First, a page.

$1 million gift from Jack Baskin establishes endowed chairs in engineering and humanities at UCSC

Peggy Downes Baskin and Jack Baskin. Photo by R. Jones

Philanthropist Jack Baskin has continued his remarkable record of support for the University of California, Santa Cruz, with two $500,000 gifts establishing endowed chairs, one in the Humanities Division that honors his wife, Peggy Downes Baskin, and another in the Baskin School of Engineering.

The Peggy Downes Baskin Endowed Humanities Chair for Interdisciplinary Studies in Ethics will be held by a distinguished member of the UCSC humanities faculty or a visiting professor whose work advances the study of the role of ethics in various fields. The chair supports an area of interest to Downes Baskin, a research associate in UCSC's feminist studies program.

The Jack Baskin Endowed Chair in Technology and Information Management will be held by the faculty member who directs the Technology and Information Management Program in the Baskin School of Engineering. With this gift, Baskin's donations to the engineering school that bears his name now total more than $8 million.

"These two chairs support the very best of UC Santa Cruz: innovative programs and a creative approach to discovery involving faculty from multiple disciplines," said Acting Chancellor George Blumenthal. "The campus is again benefiting from Jack and Peggy Baskin's support for key programs and initiatives that advance our mission and enhance the quality and impact of UCSC."

Technology and information management is a new and distinct discipline within engineering, combining technology management, systems engineering, and information technology. The Baskin School of Engineering is developing M.S. and Ph.D. programs in this field, complementing its undergraduate program in Information Systems Management, and the school plans to establish a Department of Technology and Information Management. Graduates of these academic programs will have a solid technology base from engineering and information technology, coupled with an understanding of the functions of business enterprises.

"I am extremely excited and pleased that we will have an endowed professorship in Technology and Information Management. This will be of great help in recruiting an outstanding senior faculty member to take over as chair of this program," said Patrick Mantey, the Baskin Professor of Computer Engineering. "I know and appreciate, as a Baskin Chair holder, the value of a chair in faculty recruitment and retention, for the financial support it provides with discretionary funds, and for the associated prestige."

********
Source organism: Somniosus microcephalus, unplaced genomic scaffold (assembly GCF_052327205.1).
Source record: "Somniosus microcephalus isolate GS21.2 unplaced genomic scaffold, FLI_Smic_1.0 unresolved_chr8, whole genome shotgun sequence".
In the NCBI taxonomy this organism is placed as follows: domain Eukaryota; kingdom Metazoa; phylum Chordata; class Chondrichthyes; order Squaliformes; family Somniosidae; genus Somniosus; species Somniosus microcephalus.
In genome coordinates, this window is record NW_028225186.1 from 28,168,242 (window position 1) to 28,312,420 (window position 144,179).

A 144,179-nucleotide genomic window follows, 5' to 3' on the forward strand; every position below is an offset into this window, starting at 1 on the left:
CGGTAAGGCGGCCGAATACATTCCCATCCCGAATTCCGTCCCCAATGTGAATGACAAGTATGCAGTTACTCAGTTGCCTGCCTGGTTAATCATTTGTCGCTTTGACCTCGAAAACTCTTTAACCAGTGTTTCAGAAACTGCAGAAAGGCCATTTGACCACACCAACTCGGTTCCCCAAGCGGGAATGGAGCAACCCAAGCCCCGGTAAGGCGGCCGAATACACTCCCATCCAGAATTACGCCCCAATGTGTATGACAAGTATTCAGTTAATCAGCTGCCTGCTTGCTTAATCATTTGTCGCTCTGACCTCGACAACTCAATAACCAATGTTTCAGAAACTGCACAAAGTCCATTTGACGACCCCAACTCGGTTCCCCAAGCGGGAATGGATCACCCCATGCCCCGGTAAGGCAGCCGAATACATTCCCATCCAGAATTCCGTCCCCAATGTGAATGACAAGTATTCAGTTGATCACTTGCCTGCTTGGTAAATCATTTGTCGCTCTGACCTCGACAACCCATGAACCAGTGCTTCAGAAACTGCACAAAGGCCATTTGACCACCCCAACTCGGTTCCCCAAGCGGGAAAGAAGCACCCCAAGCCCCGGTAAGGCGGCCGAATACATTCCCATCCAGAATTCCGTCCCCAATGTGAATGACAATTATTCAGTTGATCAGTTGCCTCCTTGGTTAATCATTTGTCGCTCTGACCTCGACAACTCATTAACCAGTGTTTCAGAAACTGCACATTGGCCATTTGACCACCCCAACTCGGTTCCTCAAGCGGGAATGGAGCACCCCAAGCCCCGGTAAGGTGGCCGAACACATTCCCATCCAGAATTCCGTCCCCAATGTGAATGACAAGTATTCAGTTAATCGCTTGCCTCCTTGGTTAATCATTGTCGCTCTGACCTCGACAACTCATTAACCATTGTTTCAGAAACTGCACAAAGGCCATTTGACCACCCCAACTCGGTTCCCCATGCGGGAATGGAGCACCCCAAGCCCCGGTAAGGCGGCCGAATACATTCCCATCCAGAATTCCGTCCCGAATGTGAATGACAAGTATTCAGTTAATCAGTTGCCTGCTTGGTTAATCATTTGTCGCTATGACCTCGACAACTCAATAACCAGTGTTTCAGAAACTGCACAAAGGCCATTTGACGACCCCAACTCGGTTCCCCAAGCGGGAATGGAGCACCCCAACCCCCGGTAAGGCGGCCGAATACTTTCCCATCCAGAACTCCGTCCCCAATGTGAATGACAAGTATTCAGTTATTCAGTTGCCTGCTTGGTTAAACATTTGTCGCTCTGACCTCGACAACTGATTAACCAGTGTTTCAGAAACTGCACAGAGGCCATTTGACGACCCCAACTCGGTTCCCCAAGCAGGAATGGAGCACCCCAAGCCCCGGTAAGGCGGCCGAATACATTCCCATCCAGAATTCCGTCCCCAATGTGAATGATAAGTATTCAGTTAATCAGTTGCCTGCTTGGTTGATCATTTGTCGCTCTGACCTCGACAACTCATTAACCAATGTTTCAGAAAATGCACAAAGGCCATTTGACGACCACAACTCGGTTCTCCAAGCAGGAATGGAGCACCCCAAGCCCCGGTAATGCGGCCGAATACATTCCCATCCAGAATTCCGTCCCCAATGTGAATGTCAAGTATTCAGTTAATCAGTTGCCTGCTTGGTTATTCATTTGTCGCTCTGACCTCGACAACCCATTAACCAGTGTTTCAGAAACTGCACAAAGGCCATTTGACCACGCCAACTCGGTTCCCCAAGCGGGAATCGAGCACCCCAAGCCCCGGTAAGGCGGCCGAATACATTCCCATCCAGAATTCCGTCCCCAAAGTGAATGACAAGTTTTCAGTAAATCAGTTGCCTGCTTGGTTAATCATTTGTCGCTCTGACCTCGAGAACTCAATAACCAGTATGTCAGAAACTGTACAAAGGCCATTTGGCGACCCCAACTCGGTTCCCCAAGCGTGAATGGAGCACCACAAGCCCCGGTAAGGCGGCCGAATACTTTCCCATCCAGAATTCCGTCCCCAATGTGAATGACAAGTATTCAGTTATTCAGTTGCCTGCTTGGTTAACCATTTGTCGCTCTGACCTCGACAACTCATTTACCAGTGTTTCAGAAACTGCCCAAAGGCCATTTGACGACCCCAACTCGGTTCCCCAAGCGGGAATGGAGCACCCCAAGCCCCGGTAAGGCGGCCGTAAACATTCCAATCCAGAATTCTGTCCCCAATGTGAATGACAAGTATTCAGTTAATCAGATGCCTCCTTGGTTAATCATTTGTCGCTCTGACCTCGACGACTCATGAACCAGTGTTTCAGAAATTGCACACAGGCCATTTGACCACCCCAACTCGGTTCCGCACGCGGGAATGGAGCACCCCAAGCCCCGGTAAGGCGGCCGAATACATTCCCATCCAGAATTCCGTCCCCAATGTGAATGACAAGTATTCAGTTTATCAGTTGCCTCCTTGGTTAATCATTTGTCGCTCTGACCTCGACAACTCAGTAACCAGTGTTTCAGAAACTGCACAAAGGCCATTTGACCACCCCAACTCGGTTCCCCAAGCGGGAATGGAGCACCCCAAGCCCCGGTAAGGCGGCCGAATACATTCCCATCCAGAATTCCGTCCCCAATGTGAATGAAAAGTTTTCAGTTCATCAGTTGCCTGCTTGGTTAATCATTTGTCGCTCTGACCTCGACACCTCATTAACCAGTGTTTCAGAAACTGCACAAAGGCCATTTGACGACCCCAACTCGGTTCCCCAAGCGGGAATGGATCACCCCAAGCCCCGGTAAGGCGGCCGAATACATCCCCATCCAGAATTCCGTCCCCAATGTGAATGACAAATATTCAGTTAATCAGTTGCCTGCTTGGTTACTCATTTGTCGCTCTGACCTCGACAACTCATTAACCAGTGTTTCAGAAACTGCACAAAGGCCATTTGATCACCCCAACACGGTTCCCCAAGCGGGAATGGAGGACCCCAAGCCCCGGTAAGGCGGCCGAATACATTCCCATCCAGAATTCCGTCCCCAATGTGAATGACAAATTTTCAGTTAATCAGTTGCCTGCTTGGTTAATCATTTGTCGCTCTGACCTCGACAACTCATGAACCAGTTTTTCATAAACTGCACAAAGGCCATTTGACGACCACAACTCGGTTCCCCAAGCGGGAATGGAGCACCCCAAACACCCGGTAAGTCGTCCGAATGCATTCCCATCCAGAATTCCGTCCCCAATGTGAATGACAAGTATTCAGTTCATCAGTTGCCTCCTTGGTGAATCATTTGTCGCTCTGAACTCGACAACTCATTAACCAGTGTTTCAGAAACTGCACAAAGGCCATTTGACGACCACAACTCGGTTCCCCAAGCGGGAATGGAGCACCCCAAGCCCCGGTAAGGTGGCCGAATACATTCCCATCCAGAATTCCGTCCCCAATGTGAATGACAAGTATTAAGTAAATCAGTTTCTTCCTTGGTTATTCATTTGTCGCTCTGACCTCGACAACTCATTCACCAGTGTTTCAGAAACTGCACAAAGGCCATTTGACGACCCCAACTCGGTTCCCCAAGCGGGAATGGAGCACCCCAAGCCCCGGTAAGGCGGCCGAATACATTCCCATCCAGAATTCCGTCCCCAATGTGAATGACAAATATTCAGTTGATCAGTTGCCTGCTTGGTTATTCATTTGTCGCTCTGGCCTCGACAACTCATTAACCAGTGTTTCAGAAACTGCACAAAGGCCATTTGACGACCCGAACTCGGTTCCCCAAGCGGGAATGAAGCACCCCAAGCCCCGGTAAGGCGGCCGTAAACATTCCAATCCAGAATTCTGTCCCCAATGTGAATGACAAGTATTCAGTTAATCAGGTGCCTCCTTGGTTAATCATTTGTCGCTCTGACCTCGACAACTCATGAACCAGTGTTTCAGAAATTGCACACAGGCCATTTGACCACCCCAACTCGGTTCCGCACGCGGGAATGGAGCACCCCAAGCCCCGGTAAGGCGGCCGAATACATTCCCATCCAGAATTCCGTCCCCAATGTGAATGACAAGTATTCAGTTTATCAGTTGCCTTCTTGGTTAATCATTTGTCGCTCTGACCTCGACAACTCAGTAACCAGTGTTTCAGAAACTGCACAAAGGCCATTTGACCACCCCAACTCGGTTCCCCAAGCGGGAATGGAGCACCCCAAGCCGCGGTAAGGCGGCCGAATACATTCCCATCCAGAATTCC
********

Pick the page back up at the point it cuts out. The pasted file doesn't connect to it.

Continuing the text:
Ethics is another area with cross-disciplinary ramifications that has received increasing attention at UCSC. Ellen Suckiel, provost of Stevenson College and a professor of philosophy, teaches a bioethics course that attracts students from across the divisions and is required for some majors, including the engineering school's new bioengineering major.

"The new, generously funded Peggy Downes Baskin Humanities Chair for Interdisciplinary Ethics will enable the UCSC campus to become an international leader in addressing the major ethical and humanistic questions of our time, and the privileged venue for the articulation of creative solutions to the perceived crisis in values said to reign in postindustrial and technologically advanced societies," said humanities dean Georges Van Den Abbeele.

Downes Baskin said she has long been interested in the ethical issues that arise in many different fields.

"There are so many areas in which ethical problems arise--in journalism, politics, medicine--and the endowed chair emphasizes the need to address these issues in a cross-disciplinary context," she said.

Downes Baskin coauthored the 2003 book Beyond Superwoman, which explores the lives of successful female executives in Silicon Valley. She helped create and fund UCSC's Girls in Engineering program, a summer school program designed to encourage interest in engineering among seventh- and eighth-grade girls from throughout Santa Cruz County. Downes Baskin taught politics at Santa Clara University for 18 years and has also taught women's studies at UCSC.

Jack Baskin chaired the UC Santa Cruz Foundation for two years and remains a Foundation trustee. He will be among the speakers at an Open House celebrating the 10th anniversary of the Baskin School of Engineering on Friday, February 23 (see press release). In addition to these latest gifts to the campus, the Baskins have given generously to support instruction in the arts, the Institute of Marine Sciences, Shakespeare Santa Cruz, an endowed chair in psychology, a scholarship in literature, and other departments. The Baskins live in Santa Cruz and Carmel.


Note to reporters: If you would like to interview the Baskins or UCSC administrators about these gifts, please contact Tim Stephens in the Public Information Office at (831) 459-4352 or stephens@ucsc.edu. A high-resolution photo of the Baskins is available here.